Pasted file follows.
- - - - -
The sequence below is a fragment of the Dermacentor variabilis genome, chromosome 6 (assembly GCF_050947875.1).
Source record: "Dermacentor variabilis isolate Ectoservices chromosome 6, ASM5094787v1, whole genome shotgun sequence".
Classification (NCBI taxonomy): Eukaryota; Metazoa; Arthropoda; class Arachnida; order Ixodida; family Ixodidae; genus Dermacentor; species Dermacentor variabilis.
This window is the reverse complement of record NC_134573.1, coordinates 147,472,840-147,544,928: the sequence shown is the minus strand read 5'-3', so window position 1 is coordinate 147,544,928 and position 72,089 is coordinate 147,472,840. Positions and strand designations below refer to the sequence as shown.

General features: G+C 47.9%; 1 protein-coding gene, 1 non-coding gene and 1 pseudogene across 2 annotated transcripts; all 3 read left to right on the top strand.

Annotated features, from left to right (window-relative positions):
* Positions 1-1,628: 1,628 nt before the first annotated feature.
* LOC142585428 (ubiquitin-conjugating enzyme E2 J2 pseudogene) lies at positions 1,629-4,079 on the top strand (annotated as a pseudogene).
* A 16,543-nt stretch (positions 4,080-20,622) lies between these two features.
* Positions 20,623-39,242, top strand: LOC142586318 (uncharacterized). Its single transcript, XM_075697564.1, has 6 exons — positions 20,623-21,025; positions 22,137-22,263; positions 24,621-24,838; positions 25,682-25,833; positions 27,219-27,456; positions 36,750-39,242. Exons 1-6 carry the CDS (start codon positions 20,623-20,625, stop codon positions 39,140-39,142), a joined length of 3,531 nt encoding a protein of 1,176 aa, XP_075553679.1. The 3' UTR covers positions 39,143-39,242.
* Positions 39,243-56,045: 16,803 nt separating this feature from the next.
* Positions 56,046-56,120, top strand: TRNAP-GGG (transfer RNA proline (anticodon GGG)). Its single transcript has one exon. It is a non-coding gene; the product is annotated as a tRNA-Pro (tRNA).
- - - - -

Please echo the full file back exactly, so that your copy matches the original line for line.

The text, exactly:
The sequence below is a fragment of the Dermacentor variabilis genome, chromosome 6 (assembly GCF_050947875.1).
Source record: "Dermacentor variabilis isolate Ectoservices chromosome 6, ASM5094787v1, whole genome shotgun sequence".
Classification (NCBI taxonomy): Eukaryota; Metazoa; Arthropoda; class Arachnida; order Ixodida; family Ixodidae; genus Dermacentor; species Dermacentor variabilis.
This window is the reverse complement of record NC_134573.1, coordinates 147,472,840-147,544,928: the sequence shown is the minus strand read 5'-3', so window position 1 is coordinate 147,544,928 and position 72,089 is coordinate 147,472,840. Positions and strand designations below refer to the sequence as shown.

General features: G+C 47.9%; 1 protein-coding gene, 1 non-coding gene and 1 pseudogene across 2 annotated transcripts; all 3 read left to right on the top strand.

Annotated features, from left to right (window-relative positions):
* Positions 1-1,628: 1,628 nt before the first annotated feature.
* LOC142585428 (ubiquitin-conjugating enzyme E2 J2 pseudogene) lies at positions 1,629-4,079 on the top strand (annotated as a pseudogene).
* A 16,543-nt stretch (positions 4,080-20,622) lies between these two features.
* Positions 20,623-39,242, top strand: LOC142586318 (uncharacterized). Its single transcript, XM_075697564.1, has 6 exons — positions 20,623-21,025; positions 22,137-22,263; positions 24,621-24,838; positions 25,682-25,833; positions 27,219-27,456; positions 36,750-39,242. Exons 1-6 carry the CDS (start codon positions 20,623-20,625, stop codon positions 39,140-39,142), a joined length of 3,531 nt encoding a protein of 1,176 aa, XP_075553679.1. The 3' UTR covers positions 39,143-39,242.
* Positions 39,243-56,045: 16,803 nt separating this feature from the next.
* Positions 56,046-56,120, top strand: TRNAP-GGG (transfer RNA proline (anticodon GGG)). Its single transcript has one exon. It is a non-coding gene; the product is annotated as a tRNA-Pro (tRNA).